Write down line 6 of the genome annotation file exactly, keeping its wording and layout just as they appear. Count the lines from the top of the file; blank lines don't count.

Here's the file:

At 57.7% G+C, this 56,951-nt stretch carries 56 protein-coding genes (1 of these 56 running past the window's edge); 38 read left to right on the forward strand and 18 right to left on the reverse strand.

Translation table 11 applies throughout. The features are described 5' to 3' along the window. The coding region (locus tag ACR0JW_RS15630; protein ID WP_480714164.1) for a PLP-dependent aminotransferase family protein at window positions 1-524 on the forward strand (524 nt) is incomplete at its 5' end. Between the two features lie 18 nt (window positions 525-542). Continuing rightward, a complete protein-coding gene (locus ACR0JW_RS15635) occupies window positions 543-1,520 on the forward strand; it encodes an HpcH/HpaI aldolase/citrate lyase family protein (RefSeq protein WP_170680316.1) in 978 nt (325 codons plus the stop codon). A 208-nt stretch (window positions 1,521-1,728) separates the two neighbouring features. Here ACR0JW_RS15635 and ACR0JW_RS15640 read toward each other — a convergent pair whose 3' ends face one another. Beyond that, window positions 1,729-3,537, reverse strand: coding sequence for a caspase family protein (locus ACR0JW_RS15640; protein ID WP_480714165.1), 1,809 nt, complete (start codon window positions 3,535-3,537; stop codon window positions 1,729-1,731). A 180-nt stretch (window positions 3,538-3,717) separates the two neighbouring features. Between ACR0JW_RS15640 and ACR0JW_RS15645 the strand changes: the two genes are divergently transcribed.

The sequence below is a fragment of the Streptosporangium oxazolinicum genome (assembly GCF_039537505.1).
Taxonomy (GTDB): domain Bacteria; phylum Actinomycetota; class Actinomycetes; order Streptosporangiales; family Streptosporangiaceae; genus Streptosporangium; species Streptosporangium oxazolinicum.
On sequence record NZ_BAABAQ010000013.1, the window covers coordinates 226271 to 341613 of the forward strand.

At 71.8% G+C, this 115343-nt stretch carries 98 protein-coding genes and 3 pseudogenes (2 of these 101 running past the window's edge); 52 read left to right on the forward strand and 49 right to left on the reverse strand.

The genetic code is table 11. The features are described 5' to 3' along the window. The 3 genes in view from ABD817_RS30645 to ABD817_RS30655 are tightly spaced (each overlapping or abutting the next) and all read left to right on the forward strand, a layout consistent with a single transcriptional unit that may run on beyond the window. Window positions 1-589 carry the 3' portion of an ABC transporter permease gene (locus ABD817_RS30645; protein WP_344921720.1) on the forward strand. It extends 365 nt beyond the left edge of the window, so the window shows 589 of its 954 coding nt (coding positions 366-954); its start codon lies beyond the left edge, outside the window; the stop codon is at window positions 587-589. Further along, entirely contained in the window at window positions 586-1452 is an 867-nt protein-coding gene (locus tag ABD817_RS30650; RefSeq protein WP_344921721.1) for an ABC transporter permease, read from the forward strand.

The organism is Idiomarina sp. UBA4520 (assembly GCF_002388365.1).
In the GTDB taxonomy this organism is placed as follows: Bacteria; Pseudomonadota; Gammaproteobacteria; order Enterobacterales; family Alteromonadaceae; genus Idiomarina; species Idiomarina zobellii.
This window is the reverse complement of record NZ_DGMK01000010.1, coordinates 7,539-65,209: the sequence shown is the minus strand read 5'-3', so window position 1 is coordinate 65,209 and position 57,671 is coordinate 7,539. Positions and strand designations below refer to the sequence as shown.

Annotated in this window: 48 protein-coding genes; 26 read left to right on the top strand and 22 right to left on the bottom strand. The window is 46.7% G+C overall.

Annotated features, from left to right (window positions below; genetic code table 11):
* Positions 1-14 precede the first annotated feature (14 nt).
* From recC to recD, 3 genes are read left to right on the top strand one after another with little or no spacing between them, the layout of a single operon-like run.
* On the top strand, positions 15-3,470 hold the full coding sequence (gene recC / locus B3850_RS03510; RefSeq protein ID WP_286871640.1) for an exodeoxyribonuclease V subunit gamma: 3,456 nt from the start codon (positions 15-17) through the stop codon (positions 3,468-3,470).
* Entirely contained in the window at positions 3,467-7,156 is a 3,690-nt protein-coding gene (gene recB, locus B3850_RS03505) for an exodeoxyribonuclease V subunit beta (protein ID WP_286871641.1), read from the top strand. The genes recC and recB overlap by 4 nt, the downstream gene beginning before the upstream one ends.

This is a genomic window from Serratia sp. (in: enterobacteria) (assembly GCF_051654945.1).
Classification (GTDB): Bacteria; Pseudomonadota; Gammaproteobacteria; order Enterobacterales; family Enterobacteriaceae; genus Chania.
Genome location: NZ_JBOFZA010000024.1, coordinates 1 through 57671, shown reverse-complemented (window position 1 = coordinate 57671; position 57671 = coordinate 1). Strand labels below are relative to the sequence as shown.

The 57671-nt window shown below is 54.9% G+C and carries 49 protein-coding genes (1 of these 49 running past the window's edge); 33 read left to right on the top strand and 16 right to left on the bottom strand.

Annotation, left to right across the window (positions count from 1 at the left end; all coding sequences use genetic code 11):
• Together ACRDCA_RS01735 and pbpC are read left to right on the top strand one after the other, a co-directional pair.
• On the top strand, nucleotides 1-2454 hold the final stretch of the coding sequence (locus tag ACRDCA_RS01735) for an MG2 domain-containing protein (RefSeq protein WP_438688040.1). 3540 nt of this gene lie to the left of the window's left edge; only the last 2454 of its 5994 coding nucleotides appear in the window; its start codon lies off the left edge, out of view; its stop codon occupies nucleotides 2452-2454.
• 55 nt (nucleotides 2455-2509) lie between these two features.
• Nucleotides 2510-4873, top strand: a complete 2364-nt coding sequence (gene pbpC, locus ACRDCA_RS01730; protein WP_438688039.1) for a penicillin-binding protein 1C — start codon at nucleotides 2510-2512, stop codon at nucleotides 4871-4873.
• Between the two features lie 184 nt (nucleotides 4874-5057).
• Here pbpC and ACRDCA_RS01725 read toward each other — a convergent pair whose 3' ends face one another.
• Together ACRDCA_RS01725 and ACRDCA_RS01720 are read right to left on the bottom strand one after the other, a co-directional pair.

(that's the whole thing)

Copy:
At 71.8% G+C, this 115343-nt stretch carries 98 protein-coding genes and 3 pseudogenes (2 of these 101 running past the window's edge); 52 read left to right on the forward strand and 49 right to left on the reverse strand.